By Fr. Ferdinad Kouadio Komenan, PIME
This article was originally published in Mondo e Missione magazine, written just before Pope Francis’ visit to Mexico in February 2016.
The first PIME Missionaries set foot in Mexico in 1895 and worked in the diocese of La Paz, in the State of Baja California until 1926. After a hiatus of almost seventy years, the PIME Missionaries again opened a mission in Mexico in 1993, but, this time in the State of Guerrero. Presently, seven PIME priests work in this part of the Lord’s vineyard. They are: Msgr. Luigi Maggioni and Fr. Francesco Bonora in Acapulco; Fr. Domingos Tchuda, who is in Mexico City to learn Spanish; Fr. Giovanni Manco and Fr. Ferdinand Kouadio Komenan in La Concordia; and, Fr. Damiano Tina and Fr. Deodato Mammana, who are preparing to open a new mission in the Diocese of Ecatepec in the State of Mexico.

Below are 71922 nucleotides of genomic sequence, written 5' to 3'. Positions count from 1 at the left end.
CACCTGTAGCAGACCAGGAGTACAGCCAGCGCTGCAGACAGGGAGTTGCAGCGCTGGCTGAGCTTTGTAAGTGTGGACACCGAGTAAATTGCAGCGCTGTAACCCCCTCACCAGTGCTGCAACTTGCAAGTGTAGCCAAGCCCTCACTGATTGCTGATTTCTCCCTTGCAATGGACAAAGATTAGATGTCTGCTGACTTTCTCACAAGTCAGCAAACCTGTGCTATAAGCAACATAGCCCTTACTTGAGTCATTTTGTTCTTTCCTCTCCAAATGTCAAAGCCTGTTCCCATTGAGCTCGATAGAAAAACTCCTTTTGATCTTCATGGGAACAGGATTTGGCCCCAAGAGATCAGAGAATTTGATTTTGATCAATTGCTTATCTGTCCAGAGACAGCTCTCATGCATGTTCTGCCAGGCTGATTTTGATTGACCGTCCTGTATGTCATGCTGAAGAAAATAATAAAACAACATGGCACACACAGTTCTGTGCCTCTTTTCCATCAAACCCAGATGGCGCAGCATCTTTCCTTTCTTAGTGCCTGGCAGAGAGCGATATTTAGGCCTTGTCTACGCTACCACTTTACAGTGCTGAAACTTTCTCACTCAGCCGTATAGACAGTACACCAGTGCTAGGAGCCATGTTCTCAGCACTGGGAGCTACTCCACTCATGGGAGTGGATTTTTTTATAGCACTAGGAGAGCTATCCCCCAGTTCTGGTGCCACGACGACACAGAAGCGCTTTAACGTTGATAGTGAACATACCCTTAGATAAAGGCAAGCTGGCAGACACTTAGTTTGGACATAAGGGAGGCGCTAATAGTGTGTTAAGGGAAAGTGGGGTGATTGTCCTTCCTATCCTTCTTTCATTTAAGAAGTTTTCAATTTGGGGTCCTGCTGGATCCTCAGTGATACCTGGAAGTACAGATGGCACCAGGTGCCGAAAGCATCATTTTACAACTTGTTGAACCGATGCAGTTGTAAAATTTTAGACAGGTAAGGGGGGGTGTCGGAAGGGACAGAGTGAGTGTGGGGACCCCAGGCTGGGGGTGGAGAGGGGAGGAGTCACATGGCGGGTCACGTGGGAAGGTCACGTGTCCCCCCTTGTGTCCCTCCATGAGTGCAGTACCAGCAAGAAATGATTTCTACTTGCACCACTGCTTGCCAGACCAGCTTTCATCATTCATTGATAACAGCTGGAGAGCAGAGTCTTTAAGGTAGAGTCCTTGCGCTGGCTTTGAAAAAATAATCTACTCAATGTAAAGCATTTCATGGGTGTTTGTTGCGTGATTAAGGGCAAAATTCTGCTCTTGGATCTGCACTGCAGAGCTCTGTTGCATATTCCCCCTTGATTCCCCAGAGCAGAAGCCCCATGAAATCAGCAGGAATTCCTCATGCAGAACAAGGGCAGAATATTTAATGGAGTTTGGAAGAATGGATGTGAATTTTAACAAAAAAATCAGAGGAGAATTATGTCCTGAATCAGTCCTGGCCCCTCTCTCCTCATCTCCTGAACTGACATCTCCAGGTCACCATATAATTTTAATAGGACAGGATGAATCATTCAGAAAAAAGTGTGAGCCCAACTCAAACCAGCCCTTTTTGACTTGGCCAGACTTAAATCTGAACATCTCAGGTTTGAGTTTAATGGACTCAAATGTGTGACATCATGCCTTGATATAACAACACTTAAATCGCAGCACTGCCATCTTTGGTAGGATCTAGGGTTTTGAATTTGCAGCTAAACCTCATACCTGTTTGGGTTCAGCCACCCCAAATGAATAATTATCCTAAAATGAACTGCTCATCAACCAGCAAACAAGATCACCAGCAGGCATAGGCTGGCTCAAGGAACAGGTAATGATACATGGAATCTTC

These seven missionaries concentrate their apostolic efforts ministering to indigenous ethnicities and to people living on the outskirts (or peripheries, if one wants to use the term preferred by Pope Francis) of large cities.
The La Concordia mission is made up of 34 villages scattered over the mountains of Guerrero. The missionaries working here know they have to cover endless miles on backbreaking dirt roads to get to them during the dry season. In the rainy season, the ruts on these impossible roads take a heavy toll on their backs!